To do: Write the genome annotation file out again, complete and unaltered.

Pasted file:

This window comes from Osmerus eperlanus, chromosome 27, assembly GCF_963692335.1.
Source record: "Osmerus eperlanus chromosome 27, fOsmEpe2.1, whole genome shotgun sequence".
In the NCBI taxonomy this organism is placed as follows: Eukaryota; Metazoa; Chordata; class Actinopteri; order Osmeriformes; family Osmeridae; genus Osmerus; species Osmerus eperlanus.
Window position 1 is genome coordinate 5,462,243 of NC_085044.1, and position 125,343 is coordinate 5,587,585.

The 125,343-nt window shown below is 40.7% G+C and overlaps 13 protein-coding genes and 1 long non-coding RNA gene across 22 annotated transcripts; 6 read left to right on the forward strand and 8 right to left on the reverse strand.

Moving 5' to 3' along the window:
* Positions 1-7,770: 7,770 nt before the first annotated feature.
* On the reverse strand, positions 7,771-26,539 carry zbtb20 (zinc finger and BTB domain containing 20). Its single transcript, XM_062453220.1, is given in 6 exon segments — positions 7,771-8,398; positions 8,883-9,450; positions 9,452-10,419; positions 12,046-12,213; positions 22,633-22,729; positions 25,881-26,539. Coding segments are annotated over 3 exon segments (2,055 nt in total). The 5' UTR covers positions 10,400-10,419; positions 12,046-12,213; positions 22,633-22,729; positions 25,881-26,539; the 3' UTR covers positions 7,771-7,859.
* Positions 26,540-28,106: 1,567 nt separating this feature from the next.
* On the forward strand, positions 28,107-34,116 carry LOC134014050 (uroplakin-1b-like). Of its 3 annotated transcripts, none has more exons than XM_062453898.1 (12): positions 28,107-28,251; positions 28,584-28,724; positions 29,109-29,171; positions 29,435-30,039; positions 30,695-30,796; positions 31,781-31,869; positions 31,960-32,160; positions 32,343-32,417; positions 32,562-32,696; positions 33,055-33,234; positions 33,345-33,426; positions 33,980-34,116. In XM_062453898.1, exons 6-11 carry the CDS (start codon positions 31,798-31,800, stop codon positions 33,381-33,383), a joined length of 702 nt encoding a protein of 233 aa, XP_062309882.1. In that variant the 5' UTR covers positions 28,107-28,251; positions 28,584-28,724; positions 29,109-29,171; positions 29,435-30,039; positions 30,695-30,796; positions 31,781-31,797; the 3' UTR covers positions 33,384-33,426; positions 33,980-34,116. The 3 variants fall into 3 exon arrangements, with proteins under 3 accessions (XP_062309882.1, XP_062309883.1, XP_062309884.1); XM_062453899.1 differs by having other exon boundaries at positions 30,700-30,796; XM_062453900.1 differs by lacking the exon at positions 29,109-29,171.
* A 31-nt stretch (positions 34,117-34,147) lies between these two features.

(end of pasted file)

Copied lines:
This window comes from Osmerus eperlanus, chromosome 27, assembly GCF_963692335.1.
Source record: "Osmerus eperlanus chromosome 27, fOsmEpe2.1, whole genome shotgun sequence".
In the NCBI taxonomy this organism is placed as follows: Eukaryota; Metazoa; Chordata; class Actinopteri; order Osmeriformes; family Osmeridae; genus Osmerus; species Osmerus eperlanus.
Window position 1 is genome coordinate 5,462,243 of NC_085044.1, and position 125,343 is coordinate 5,587,585.

The 125,343-nt window shown below is 40.7% G+C and overlaps 13 protein-coding genes and 1 long non-coding RNA gene across 22 annotated transcripts; 6 read left to right on the forward strand and 8 right to left on the reverse strand.

Moving 5' to 3' along the window:
* Positions 1-7,770: 7,770 nt before the first annotated feature.
* On the reverse strand, positions 7,771-26,539 carry zbtb20 (zinc finger and BTB domain containing 20). Its single transcript, XM_062453220.1, is given in 6 exon segments — positions 7,771-8,398; positions 8,883-9,450; positions 9,452-10,419; positions 12,046-12,213; positions 22,633-22,729; positions 25,881-26,539. Coding segments are annotated over 3 exon segments (2,055 nt in total). The 5' UTR covers positions 10,400-10,419; positions 12,046-12,213; positions 22,633-22,729; positions 25,881-26,539; the 3' UTR covers positions 7,771-7,859.
* Positions 26,540-28,106: 1,567 nt separating this feature from the next.
* On the forward strand, positions 28,107-34,116 carry LOC134014050 (uroplakin-1b-like). Of its 3 annotated transcripts, none has more exons than XM_062453898.1 (12): positions 28,107-28,251; positions 28,584-28,724; positions 29,109-29,171; positions 29,435-30,039; positions 30,695-30,796; positions 31,781-31,869; positions 31,960-32,160; positions 32,343-32,417; positions 32,562-32,696; positions 33,055-33,234; positions 33,345-33,426; positions 33,980-34,116. In XM_062453898.1, exons 6-11 carry the CDS (start codon positions 31,798-31,800, stop codon positions 33,381-33,383), a joined length of 702 nt encoding a protein of 233 aa, XP_062309882.1. In that variant the 5' UTR covers positions 28,107-28,251; positions 28,584-28,724; positions 29,109-29,171; positions 29,435-30,039; positions 30,695-30,796; positions 31,781-31,797; the 3' UTR covers positions 33,384-33,426; positions 33,980-34,116. The 3 variants fall into 3 exon arrangements, with proteins under 3 accessions (XP_062309882.1, XP_062309883.1, XP_062309884.1); XM_062453899.1 differs by having other exon boundaries at positions 30,700-30,796; XM_062453900.1 differs by lacking the exon at positions 29,109-29,171.
* A 31-nt stretch (positions 34,117-34,147) lies between these two features.